Breast cancer in men is rare, but it does happen. A large study found that men diagnosed with early-stage breast cancer are more likely to die from the disease than women.
The results were presented on May 4, 2012 at the annual meeting of the American Society of Breast Surgeons. Read a media release about the research and the abstract.
The researchers looked at information from a very large database of breast cancer patient information called the National Cancer Data Base. They reviewed the records of people diagnosed with breast cancer between 1998 and 2007. Slightly less than 1% of all breast cancer cases reviewed were men: 13,457 male breast cancer cases were reviewed and 1,439,866 female breast cancer cases were reviewed.
Survival in the 5 years after diagnosis was:
- 74% for men
- 83% for women
The lower breast cancer survival rate in men was only seen in people diagnosed with early-stage breast cancer. For people diagnosed with advanced-stage breast cancer, survival was about the same for men and women. Advanced-stage breast cancer is cancer that has spread to non-breast tissue in the breast area (locally advanced cancer) or to parts of the body away from the breast (metastatic cancer).
Five year survival for advanced-stage breast cancer was:
- 16% for men
- 19% for women
On average, the breast cancer stage at diagnosis was higher in men compared to women. When diagnosed, breast cancers in men tended to be:
- larger in size
- higher grade, which relates to how aggressive the cancer cells are
- spread to nearby lymph nodes
Breast cancers in men also weren’t always treated the same way as the disease in women, though the researchers aren’t sure why. For example:
- Breast cancer in men was more likely to be hormone-receptor-positive (88% in men vs. 78% in women), but men were less likely than women to get hormonal therapy as part of their treatment plan. Hormone-receptor-positive breast cancers are cancers that depend on the hormone estrogen to grow and spread (men make estrogen, too, just not as much as women). By blocking estrogen’s effects or limiting how much is made in the body, hormonal therapy can help treat hormone-receptor-positive breast cancer and make it less likely that the cancer will come back.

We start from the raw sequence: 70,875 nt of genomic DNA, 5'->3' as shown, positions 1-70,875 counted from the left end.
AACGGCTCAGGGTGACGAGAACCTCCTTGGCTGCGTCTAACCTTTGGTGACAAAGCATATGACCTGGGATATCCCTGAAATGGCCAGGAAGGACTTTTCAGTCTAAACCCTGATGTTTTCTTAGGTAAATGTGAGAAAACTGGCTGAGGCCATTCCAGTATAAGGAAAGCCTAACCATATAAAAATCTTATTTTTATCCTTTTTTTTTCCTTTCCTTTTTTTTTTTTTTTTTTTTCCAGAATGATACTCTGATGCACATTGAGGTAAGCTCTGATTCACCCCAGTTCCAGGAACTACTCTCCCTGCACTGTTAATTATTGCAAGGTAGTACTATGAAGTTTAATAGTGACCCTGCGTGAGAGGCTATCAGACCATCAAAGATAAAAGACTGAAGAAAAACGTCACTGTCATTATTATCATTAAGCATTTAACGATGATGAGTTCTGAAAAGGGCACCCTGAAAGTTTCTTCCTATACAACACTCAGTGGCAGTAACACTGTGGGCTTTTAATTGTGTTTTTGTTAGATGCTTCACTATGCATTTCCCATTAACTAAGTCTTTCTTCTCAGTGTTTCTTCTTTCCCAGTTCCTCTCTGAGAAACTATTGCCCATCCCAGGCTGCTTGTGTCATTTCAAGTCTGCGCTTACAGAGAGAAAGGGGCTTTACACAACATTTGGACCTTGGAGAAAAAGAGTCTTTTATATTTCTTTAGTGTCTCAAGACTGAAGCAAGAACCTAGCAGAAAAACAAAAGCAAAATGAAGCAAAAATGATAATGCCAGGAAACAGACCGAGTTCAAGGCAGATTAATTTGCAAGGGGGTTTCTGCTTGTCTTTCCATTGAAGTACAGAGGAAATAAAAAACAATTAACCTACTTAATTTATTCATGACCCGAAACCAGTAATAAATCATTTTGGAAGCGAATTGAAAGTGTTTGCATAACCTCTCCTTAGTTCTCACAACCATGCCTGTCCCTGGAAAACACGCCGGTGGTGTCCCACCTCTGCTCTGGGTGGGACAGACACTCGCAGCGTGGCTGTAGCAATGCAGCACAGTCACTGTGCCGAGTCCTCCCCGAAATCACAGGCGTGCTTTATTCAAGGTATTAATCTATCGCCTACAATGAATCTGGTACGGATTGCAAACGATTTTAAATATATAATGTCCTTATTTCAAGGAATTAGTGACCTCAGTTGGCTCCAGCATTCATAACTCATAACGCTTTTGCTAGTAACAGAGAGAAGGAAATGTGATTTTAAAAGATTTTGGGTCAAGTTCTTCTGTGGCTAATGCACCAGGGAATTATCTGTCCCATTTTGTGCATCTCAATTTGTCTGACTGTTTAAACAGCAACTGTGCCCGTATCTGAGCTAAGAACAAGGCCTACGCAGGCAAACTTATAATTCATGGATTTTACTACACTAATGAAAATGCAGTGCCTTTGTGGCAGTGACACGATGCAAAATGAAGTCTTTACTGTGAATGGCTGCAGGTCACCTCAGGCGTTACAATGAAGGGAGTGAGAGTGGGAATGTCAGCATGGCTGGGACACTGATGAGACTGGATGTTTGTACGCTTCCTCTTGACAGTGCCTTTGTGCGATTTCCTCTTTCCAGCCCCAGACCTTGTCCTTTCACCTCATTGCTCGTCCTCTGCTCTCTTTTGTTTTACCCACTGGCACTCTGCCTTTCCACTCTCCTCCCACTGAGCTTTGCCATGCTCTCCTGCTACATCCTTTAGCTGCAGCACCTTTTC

- Radiation therapy after surgery was less common in men than women. Radiation therapy is often given after breast cancer surgery to reduce the risk that the cancer will come back in the breast area (local recurrence).
There are several possible reasons for the differences found in this study, including:
- Genetic or biological differences between the breast cancers in men and the breast cancers in women. This means that male breast cancers may develop, grow, and spread differently than female breast cancer. Breast cancer in men also may respond differently to treatment than breast cancer in women.
- Differences in when breast cancer is diagnosed. Diagnosing early-stage breast cancer in men may take longer compared to diagnosing similar cancers in women. This may be in part because awareness of breast cancer in men is very low.
- Differences in treatment needs. Because breast cancer is rare in men, it's hard to study the best way to treat it. Most male breast cancer treatments are modeled on treatments for women. A different approach may be needed.
To learn more about breast cancer in men, visit the Breastcancer.org Male Breast Cancer pages.
Can we help guide you?
Create a profile for better recommendations
Breast Cancer Stages
The stage of a breast cancer is determined by the cancer’s characteristics, such as how large it...
Breast self-exam, or regularly examining your breasts on your own, can be an important way to...
Ductal Carcinoma In Situ (DCIS)
Ductal carcinoma in situ (DCIS) is non-invasive breast cancer. Ductal means that the cancer...